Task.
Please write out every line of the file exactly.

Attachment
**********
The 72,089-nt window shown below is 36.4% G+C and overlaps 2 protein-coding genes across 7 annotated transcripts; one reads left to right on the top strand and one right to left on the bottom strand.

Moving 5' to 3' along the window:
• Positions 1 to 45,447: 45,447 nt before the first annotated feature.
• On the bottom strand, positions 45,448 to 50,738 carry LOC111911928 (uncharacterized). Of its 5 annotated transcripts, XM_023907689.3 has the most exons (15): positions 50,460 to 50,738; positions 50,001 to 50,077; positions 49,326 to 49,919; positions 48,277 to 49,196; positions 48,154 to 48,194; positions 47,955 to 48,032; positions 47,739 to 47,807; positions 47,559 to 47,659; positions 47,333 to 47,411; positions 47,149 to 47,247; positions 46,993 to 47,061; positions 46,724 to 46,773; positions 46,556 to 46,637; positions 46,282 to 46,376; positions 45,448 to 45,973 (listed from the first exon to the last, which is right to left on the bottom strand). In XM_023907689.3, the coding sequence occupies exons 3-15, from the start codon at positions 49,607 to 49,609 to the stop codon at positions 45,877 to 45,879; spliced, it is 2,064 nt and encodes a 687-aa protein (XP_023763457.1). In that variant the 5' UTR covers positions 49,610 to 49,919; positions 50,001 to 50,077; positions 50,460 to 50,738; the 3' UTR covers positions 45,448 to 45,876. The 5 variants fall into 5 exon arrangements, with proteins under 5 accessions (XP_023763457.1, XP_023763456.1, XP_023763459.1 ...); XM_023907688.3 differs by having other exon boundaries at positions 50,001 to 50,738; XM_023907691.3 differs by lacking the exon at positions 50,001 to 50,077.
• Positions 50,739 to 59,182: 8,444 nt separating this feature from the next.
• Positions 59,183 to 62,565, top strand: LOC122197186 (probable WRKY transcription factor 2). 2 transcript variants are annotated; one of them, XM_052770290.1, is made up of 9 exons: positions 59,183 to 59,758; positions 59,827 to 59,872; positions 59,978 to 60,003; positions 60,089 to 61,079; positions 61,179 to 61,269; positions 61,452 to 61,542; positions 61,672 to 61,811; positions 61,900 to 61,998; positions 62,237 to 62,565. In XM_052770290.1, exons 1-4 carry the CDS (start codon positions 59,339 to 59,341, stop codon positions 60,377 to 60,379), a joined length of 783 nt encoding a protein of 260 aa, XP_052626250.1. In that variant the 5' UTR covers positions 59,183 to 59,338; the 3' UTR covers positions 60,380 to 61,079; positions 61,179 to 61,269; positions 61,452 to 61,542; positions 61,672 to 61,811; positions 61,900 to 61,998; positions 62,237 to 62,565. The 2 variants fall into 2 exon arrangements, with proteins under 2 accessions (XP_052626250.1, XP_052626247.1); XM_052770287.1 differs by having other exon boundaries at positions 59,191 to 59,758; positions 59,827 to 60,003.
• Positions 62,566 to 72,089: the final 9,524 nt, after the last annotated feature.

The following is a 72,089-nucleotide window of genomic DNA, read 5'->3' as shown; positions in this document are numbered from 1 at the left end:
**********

The 72,089-nt window shown below is 36.4% G+C and overlaps 2 protein-coding genes across 7 annotated transcripts; one reads left to right on the top strand and one right to left on the bottom strand.

Moving 5' to 3' along the window:
• Positions 1 to 45,447: 45,447 nt before the first annotated feature.
• On the bottom strand, positions 45,448 to 50,738 carry LOC111911928 (uncharacterized). Of its 5 annotated transcripts, XM_023907689.3 has the most exons (15): positions 50,460 to 50,738; positions 50,001 to 50,077; positions 49,326 to 49,919; positions 48,277 to 49,196; positions 48,154 to 48,194; positions 47,955 to 48,032; positions 47,739 to 47,807; positions 47,559 to 47,659; positions 47,333 to 47,411; positions 47,149 to 47,247; positions 46,993 to 47,061; positions 46,724 to 46,773; positions 46,556 to 46,637; positions 46,282 to 46,376; positions 45,448 to 45,973 (listed from the first exon to the last, which is right to left on the bottom strand). In XM_023907689.3, the coding sequence occupies exons 3-15, from the start codon at positions 49,607 to 49,609 to the stop codon at positions 45,877 to 45,879; spliced, it is 2,064 nt and encodes a 687-aa protein (XP_023763457.1). In that variant the 5' UTR covers positions 49,610 to 49,919; positions 50,001 to 50,077; positions 50,460 to 50,738; the 3' UTR covers positions 45,448 to 45,876. The 5 variants fall into 5 exon arrangements, with proteins under 5 accessions (XP_023763457.1, XP_023763456.1, XP_023763459.1 ...); XM_023907688.3 differs by having other exon boundaries at positions 50,001 to 50,738; XM_023907691.3 differs by lacking the exon at positions 50,001 to 50,077.
• Positions 50,739 to 59,182: 8,444 nt separating this feature from the next.
• Positions 59,183 to 62,565, top strand: LOC122197186 (probable WRKY transcription factor 2). 2 transcript variants are annotated; one of them, XM_052770290.1, is made up of 9 exons: positions 59,183 to 59,758; positions 59,827 to 59,872; positions 59,978 to 60,003; positions 60,089 to 61,079; positions 61,179 to 61,269; positions 61,452 to 61,542; positions 61,672 to 61,811; positions 61,900 to 61,998; positions 62,237 to 62,565. In XM_052770290.1, exons 1-4 carry the CDS (start codon positions 59,339 to 59,341, stop codon positions 60,377 to 60,379), a joined length of 783 nt encoding a protein of 260 aa, XP_052626250.1. In that variant the 5' UTR covers positions 59,183 to 59,338; the 3' UTR covers positions 60,380 to 61,079; positions 61,179 to 61,269; positions 61,452 to 61,542; positions 61,672 to 61,811; positions 61,900 to 61,998; positions 62,237 to 62,565. The 2 variants fall into 2 exon arrangements, with proteins under 2 accessions (XP_052626250.1, XP_052626247.1); XM_052770287.1 differs by having other exon boundaries at positions 59,191 to 59,758; positions 59,827 to 60,003.
• Positions 62,566 to 72,089: the final 9,524 nt, after the last annotated feature.

The following is a 72,089-nucleotide window of genomic DNA, read 5'->3' as shown; positions in this document are numbered from 1 at the left end: